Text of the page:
Mint in Box or Rotting in Box?


Between the amount of new and old boxed product I’ve gone through over the years and spending some time lately working my way through opening and refurbishing some older boxed figures in my collection I’ve gotten a fairly good idea of how things hold up over time from our favorite brands. Given a large sample size I’d thought I’d share my experience. Conditions are pretty much ideal as humidity is very low and a temperature controlled environment without extremes.


  • Generally hold up quite well when left in box.
  • Adhesives used on products hold up well, have only seen degradation with helmet velcro. Patches, kneepads, and elbow pads seem without issue.
  • Head sculpts are susceptible to staining from their darker fabrics. Most fabrics don’t seem very dye safe. Have seen chemical interactions from some of their earlier releases that had darker fabrics shirts where there was a chemical interaction with the upper rubberized torso causing an oily mess that couldn’t be removed.
  • Bodies now use a plastic cling film around the necks to help with dye transfer, but that film can interact with the neck and upper torso causing an oily film. I’d recommend swapping out darker fabric shirts that go under uniforms with a lighter color fabric as those seem less problematic. Plastic over top of head sculpts doesn’t seem to cause any issues.
  • Plastic items seem to fair well, no observed issues.
  • Paint on molded items like boots and hands is holding up fine, no deformed parts.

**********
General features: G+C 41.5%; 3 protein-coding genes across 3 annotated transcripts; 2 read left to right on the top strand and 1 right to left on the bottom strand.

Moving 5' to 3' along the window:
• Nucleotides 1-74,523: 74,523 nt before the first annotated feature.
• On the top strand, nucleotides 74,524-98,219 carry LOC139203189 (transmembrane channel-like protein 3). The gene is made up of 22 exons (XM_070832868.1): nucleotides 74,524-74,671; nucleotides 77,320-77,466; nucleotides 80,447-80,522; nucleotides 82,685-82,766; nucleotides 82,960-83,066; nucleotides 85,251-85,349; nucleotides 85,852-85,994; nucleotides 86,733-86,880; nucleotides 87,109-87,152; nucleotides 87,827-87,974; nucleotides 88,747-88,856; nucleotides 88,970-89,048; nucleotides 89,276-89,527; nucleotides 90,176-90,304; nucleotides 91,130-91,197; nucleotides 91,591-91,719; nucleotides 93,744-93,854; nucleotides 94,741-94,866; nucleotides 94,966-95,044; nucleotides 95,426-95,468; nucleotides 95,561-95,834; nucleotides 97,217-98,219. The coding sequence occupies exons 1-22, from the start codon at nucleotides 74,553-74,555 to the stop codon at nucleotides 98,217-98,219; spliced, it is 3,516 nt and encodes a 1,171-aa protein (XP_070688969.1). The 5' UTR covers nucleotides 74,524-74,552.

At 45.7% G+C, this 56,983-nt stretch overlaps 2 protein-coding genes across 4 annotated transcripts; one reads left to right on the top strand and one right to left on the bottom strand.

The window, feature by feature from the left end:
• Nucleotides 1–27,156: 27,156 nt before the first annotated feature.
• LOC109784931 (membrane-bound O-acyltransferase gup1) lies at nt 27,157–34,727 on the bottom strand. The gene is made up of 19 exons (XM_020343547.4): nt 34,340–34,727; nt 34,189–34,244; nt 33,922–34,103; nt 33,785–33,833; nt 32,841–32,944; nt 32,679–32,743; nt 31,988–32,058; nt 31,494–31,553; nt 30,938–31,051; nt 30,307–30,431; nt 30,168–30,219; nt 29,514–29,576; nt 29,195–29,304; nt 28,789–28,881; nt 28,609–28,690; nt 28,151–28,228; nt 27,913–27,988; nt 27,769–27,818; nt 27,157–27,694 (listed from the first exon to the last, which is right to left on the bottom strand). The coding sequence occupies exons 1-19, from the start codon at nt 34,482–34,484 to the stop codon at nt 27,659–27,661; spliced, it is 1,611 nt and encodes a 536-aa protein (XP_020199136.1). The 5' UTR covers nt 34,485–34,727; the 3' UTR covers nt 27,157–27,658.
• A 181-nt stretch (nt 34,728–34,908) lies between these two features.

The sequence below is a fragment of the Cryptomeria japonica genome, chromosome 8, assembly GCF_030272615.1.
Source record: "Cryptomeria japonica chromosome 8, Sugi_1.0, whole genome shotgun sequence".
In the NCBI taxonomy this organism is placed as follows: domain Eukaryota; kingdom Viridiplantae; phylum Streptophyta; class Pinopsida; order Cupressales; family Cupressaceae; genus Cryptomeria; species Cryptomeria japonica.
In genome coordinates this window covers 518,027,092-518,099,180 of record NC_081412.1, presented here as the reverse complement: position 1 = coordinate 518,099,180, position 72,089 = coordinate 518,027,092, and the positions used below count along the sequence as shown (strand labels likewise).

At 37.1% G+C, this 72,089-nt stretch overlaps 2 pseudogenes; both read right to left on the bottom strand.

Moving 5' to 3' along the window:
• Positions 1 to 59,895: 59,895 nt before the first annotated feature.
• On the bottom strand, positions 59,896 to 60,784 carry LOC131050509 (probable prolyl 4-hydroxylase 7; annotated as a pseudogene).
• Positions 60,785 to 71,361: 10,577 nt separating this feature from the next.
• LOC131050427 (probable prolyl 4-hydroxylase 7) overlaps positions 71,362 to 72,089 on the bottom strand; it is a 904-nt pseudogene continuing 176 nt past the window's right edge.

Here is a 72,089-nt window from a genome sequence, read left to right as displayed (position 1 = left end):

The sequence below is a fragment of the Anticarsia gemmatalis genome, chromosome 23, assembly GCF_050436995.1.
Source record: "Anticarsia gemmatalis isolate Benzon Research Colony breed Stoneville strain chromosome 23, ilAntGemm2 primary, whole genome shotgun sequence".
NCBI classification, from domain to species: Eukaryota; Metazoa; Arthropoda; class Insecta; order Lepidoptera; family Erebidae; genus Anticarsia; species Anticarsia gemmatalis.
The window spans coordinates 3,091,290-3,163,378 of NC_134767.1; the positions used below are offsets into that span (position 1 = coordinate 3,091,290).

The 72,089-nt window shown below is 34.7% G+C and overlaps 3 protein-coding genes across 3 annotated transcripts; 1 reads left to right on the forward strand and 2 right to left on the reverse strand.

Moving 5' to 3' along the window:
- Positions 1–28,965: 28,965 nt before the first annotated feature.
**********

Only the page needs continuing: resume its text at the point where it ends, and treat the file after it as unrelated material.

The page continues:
Soldier Story

  • By far have seen the most issues with their product being stored in box. I do not recommend leaving them kept in the box.
  • Adhesives used on knee/elbow pads, boots, helmet velcro, strobes, and patches are all problematic. Typically start to see failure after 3-4 years with the adhesive turning into an oily goop that stains everything it touches. Clothing? Stained. Patches? Stained. Boots? Falling apart and stained. If you address it early enough it can usually be removed with some work. If caught early enough a bit of heat will get the adhesive pliable and you can remove it. Signs of pending failure are a loosing of the adhesives hold. Grab the knee and elbow pads and move them around, if they can wiggle or shift around the adhesive should be removed. You want to catch it before it turns into a liquid mess that permanently stains things. If dealt with early enough there is no staining of the fabrics. It’s only a matter of time, have seen this from their earliest figures up to the SS90+ range.
  • Plastic wrap used on head sculpts some times has a chemical interaction which causes paint damage, usually on the nose where the plastic is in close contact. At a minimum I would remove the plastic film and use something like tissue paper instead.